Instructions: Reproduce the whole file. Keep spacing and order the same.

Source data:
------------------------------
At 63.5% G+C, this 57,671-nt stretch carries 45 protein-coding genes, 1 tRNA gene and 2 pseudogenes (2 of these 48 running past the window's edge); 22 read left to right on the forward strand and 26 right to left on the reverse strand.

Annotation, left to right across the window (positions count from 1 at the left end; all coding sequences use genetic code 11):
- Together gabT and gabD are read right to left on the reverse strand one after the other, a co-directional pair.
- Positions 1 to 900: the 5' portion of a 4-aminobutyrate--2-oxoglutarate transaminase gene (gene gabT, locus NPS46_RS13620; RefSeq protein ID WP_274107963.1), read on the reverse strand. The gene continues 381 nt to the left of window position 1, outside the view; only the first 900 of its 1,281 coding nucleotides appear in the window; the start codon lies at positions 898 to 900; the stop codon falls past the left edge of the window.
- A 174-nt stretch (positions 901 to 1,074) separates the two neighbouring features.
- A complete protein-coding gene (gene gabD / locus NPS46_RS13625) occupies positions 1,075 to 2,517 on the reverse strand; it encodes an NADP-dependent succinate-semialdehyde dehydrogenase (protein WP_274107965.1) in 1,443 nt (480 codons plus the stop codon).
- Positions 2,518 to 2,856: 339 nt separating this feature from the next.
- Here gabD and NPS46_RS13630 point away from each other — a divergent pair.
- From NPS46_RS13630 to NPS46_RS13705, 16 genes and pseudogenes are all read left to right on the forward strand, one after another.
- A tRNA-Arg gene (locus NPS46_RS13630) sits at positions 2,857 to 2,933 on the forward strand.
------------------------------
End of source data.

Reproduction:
At 63.5% G+C, this 57,671-nt stretch carries 45 protein-coding genes, 1 tRNA gene and 2 pseudogenes (2 of these 48 running past the window's edge); 22 read left to right on the forward strand and 26 right to left on the reverse strand.

Annotation, left to right across the window (positions count from 1 at the left end; all coding sequences use genetic code 11):
- Together gabT and gabD are read right to left on the reverse strand one after the other, a co-directional pair.
- Positions 1 to 900: the 5' portion of a 4-aminobutyrate--2-oxoglutarate transaminase gene (gene gabT, locus NPS46_RS13620; RefSeq protein ID WP_274107963.1), read on the reverse strand. The gene continues 381 nt to the left of window position 1, outside the view; only the first 900 of its 1,281 coding nucleotides appear in the window; the start codon lies at positions 898 to 900; the stop codon falls past the left edge of the window.
- A 174-nt stretch (positions 901 to 1,074) separates the two neighbouring features.
- A complete protein-coding gene (gene gabD / locus NPS46_RS13625) occupies positions 1,075 to 2,517 on the reverse strand; it encodes an NADP-dependent succinate-semialdehyde dehydrogenase (protein WP_274107965.1) in 1,443 nt (480 codons plus the stop codon).
- Positions 2,518 to 2,856: 339 nt separating this feature from the next.
- Here gabD and NPS46_RS13630 point away from each other — a divergent pair.
- From NPS46_RS13630 to NPS46_RS13705, 16 genes and pseudogenes are all read left to right on the forward strand, one after another.
- A tRNA-Arg gene (locus NPS46_RS13630) sits at positions 2,857 to 2,933 on the forward strand.